International Day of Awareness of Food Loss and Waste : “Stop food waste for the people and the planet”

Dr Stella Agyemang Duah, Research Scientist, Biotechnology & Nuclear Agriculture Institute, GAEC.

This year’s theme signifies that the entire world needs to be aware of the negativity of food loss and waste on the planet and how we can collectively solve it.

As the world contributes to achieving sustainable development goal 2 by ending hunger in 2030, it curbs the challenges associated with food loss and waste (SDG 12.3). Reducing food losses and waste is an important alternative for food availability. This eventually lowers the prices of food on the market.

The world today is faced with a short food supply chain due to the post-covid-19 pandemic and the effect of the Russia-Ukraine war. The prices of goods keep increasing and yet China and India top the chart on global food waste with about 931 million tonnes each year.

These challenges in middle- and low-income countries have become cyclic over the years. Emphasis on food losses in the supply chain requires prompt intervention to effectively promote food security and planetary health.

In Ghana, causes of food losses and waste could be attributed to several reasons not limited to poor storage facilities after harvest and purchase, respectively. A warm or humid environment promotes insect pest and microorganism infestation. The lack of refrigeration affects the cold chain management of products. The issue of poor packaging, poor transportation, and unsatisfactory market conditions render produce unacceptable. Consumer rejection due to aesthetic defects of produce especially fruits and vegetables is equally high in developed countries.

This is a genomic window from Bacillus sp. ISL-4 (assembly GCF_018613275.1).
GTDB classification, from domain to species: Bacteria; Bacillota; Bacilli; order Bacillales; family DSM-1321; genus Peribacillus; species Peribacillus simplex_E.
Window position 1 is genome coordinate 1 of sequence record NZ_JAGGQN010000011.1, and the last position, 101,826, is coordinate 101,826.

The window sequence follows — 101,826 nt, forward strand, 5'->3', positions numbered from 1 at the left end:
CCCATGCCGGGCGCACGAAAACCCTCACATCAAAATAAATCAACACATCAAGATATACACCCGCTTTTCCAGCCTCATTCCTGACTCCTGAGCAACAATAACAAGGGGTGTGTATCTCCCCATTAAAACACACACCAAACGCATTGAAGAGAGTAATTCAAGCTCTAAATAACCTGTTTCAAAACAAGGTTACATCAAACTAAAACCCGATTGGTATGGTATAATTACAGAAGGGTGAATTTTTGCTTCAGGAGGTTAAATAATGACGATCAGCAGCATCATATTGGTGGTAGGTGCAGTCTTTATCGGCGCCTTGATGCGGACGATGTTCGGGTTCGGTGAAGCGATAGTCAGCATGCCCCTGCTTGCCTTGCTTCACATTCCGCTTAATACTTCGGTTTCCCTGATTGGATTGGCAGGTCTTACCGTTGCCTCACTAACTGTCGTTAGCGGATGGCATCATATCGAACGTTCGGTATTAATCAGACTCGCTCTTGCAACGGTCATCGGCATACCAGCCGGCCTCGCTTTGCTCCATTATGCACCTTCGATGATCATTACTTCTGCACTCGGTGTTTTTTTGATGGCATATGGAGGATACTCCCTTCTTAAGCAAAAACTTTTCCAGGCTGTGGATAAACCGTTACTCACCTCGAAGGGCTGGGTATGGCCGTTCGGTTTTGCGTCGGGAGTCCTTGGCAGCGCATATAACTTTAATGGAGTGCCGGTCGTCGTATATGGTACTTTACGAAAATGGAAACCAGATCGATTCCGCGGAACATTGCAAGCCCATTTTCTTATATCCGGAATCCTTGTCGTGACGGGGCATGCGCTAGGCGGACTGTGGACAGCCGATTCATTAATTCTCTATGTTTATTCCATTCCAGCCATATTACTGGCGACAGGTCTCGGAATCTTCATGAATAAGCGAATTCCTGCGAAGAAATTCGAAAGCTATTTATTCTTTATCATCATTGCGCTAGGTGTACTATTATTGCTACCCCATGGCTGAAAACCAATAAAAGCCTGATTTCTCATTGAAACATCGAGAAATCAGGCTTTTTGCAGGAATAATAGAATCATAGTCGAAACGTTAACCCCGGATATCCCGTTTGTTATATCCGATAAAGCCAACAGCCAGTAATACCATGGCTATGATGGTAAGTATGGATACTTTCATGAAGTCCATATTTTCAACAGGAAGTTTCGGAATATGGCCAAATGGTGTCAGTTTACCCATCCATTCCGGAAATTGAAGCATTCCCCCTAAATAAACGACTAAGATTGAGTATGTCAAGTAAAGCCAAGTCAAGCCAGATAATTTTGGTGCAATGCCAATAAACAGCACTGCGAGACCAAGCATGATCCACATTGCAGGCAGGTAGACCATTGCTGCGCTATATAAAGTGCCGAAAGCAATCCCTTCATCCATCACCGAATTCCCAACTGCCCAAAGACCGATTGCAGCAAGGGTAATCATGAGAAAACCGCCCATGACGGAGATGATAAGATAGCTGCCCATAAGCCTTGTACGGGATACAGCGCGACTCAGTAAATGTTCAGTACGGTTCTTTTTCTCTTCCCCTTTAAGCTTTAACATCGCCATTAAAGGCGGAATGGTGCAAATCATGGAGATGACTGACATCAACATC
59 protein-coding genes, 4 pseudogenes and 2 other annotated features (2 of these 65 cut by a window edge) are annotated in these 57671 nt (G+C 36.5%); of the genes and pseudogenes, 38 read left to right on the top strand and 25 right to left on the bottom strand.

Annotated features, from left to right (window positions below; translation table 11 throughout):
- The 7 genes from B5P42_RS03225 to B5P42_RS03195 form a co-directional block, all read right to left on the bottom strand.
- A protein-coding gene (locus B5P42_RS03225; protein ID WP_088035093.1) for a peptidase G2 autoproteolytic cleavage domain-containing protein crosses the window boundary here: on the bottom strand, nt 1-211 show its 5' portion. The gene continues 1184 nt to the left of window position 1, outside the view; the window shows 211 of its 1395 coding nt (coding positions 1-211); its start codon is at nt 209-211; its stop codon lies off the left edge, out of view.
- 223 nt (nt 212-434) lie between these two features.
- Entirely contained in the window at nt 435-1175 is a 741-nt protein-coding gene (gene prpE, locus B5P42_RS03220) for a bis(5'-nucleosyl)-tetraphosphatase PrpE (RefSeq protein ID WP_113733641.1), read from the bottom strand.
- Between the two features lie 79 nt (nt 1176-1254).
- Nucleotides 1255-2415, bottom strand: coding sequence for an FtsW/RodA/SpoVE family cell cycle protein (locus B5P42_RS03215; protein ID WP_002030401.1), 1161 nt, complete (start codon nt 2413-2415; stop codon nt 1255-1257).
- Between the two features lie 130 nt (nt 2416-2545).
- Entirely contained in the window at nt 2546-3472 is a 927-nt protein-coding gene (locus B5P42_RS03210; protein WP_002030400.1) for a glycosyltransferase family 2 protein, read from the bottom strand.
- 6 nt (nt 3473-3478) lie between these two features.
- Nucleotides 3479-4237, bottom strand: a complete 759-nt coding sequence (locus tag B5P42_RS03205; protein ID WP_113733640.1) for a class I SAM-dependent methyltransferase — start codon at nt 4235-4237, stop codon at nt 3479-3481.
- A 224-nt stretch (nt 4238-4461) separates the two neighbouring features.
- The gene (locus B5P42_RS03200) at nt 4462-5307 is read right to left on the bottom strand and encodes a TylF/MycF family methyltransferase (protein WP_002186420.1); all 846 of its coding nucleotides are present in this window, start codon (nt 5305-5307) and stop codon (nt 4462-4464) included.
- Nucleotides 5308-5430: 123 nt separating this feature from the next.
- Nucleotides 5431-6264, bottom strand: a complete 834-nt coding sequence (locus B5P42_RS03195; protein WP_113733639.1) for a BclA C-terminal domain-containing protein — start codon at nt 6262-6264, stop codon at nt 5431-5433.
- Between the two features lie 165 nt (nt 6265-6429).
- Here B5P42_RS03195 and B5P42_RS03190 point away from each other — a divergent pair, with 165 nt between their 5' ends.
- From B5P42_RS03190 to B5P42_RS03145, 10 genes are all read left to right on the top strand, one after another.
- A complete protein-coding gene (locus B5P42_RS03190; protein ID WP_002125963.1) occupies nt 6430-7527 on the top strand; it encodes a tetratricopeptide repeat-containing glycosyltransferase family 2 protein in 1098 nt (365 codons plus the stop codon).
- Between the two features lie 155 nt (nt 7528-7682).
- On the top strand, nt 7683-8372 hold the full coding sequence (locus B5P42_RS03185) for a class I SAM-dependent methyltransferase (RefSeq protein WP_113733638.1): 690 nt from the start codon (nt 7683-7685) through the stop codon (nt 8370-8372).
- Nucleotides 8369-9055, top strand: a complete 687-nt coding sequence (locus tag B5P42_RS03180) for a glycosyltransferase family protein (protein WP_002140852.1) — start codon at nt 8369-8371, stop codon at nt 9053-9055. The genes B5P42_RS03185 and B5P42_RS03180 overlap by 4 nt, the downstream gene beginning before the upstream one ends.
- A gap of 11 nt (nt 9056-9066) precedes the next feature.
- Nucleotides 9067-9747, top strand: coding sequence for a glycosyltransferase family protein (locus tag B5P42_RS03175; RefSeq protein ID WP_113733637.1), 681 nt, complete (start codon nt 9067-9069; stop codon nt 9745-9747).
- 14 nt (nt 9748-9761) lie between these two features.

In reducing these challenges, shortening the food supply chain, and promoting food security, the quality standards of food produce should not be compromised. An investment made by the government at the local level to reduce food losses and waste must be visible or reflective in farmers’/ producers’ lives. The global trends on food insecurity in Africa and some parts of the world have necessitated that adequate storage facilities like silos for staples to avoid glut in bumper seasons are taken into immediate consideration by the government. On the part of consumers, it is important to promote planetary health by making a shopping list and buying what is needed. Consumers who decide to shop in bulk should be sure of adequate storage facilities in their homes. It is kind to share leftovers with the needy. Do not throw them away, it contributes to global warming.

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Written by Dr Stella Agyemang Duah, Research Scientist, Biotechnology & Nuclear Agriculture Institute, GAEC.